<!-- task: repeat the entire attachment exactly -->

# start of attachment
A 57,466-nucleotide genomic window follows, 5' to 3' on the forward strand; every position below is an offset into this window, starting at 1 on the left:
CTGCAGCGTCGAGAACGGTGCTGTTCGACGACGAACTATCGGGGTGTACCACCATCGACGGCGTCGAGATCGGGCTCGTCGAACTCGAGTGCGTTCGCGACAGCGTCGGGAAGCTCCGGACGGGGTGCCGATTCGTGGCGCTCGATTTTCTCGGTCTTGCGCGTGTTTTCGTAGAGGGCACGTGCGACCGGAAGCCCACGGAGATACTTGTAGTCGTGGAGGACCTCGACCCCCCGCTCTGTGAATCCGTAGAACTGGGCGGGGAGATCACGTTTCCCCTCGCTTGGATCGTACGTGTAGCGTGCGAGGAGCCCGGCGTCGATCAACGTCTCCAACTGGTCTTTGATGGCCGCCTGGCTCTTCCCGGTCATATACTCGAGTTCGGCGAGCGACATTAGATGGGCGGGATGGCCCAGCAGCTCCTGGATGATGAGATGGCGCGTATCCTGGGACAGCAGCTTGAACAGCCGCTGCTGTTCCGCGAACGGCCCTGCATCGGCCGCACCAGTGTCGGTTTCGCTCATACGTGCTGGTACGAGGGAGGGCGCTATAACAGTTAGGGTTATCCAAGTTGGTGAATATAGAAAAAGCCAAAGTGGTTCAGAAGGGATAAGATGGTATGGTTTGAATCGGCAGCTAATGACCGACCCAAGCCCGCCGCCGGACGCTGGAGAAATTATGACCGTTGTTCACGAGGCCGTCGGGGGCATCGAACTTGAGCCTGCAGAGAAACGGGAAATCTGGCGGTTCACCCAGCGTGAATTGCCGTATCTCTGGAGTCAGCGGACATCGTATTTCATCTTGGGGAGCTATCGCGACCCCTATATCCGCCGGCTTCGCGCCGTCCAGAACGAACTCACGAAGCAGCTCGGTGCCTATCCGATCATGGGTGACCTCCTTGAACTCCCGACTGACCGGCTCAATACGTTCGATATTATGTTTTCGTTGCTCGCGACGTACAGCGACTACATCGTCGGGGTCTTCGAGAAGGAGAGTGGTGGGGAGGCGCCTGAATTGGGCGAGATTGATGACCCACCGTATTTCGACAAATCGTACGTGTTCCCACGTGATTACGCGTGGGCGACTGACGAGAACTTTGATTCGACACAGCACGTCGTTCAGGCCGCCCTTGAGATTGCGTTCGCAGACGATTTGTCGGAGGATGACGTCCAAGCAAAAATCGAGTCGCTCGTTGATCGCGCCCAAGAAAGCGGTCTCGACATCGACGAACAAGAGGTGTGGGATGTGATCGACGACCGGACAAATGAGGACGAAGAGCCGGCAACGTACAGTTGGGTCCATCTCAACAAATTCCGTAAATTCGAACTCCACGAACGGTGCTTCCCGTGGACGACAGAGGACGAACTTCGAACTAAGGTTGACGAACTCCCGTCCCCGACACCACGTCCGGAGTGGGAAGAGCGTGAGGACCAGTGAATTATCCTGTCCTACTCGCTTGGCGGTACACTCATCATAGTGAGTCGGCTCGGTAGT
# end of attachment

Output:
A 57,466-nucleotide genomic window follows, 5' to 3' on the forward strand; every position below is an offset into this window, starting at 1 on the left:
CTGCAGCGTCGAGAACGGTGCTGTTCGACGACGAACTATCGGGGTGTACCACCATCGACGGCGTCGAGATCGGGCTCGTCGAACTCGAGTGCGTTCGCGACAGCGTCGGGAAGCTCCGGACGGGGTGCCGATTCGTGGCGCTCGATTTTCTCGGTCTTGCGCGTGTTTTCGTAGAGGGCACGTGCGACCGGAAGCCCACGGAGATACTTGTAGTCGTGGAGGACCTCGACCCCCCGCTCTGTGAATCCGTAGAACTGGGCGGGGAGATCACGTTTCCCCTCGCTTGGATCGTACGTGTAGCGTGCGAGGAGCCCGGCGTCGATCAACGTCTCCAACTGGTCTTTGATGGCCGCCTGGCTCTTCCCGGTCATATACTCGAGTTCGGCGAGCGACATTAGATGGGCGGGATGGCCCAGCAGCTCCTGGATGATGAGATGGCGCGTATCCTGGGACAGCAGCTTGAACAGCCGCTGCTGTTCCGCGAACGGCCCTGCATCGGCCGCACCAGTGTCGGTTTCGCTCATACGTGCTGGTACGAGGGAGGGCGCTATAACAGTTAGGGTTATCCAAGTTGGTGAATATAGAAAAAGCCAAAGTGGTTCAGAAGGGATAAGATGGTATGGTTTGAATCGGCAGCTAATGACCGACCCAAGCCCGCCGCCGGACGCTGGAGAAATTATGACCGTTGTTCACGAGGCCGTCGGGGGCATCGAACTTGAGCCTGCAGAGAAACGGGAAATCTGGCGGTTCACCCAGCGTGAATTGCCGTATCTCTGGAGTCAGCGGACATCGTATTTCATCTTGGGGAGCTATCGCGACCCCTATATCCGCCGGCTTCGCGCCGTCCAGAACGAACTCACGAAGCAGCTCGGTGCCTATCCGATCATGGGTGACCTCCTTGAACTCCCGACTGACCGGCTCAATACGTTCGATATTATGTTTTCGTTGCTCGCGACGTACAGCGACTACATCGTCGGGGTCTTCGAGAAGGAGAGTGGTGGGGAGGCGCCTGAATTGGGCGAGATTGATGACCCACCGTATTTCGACAAATCGTACGTGTTCCCACGTGATTACGCGTGGGCGACTGACGAGAACTTTGATTCGACACAGCACGTCGTTCAGGCCGCCCTTGAGATTGCGTTCGCAGACGATTTGTCGGAGGATGACGTCCAAGCAAAAATCGAGTCGCTCGTTGATCGCGCCCAAGAAAGCGGTCTCGACATCGACGAACAAGAGGTGTGGGATGTGATCGACGACCGGACAAATGAGGACGAAGAGCCGGCAACGTACAGTTGGGTCCATCTCAACAAATTCCGTAAATTCGAACTCCACGAACGGTGCTTCCCGTGGACGACAGAGGACGAACTTCGAACTAAGGTTGACGAACTCCCGTCCCCGACACCACGTCCGGAGTGGGAAGAGCGTGAGGACCAGTGAATTATCCTGTCCTACTCGCTTGGCGGTACACTCATCATAGTGAGTCGGCTCGGTAGT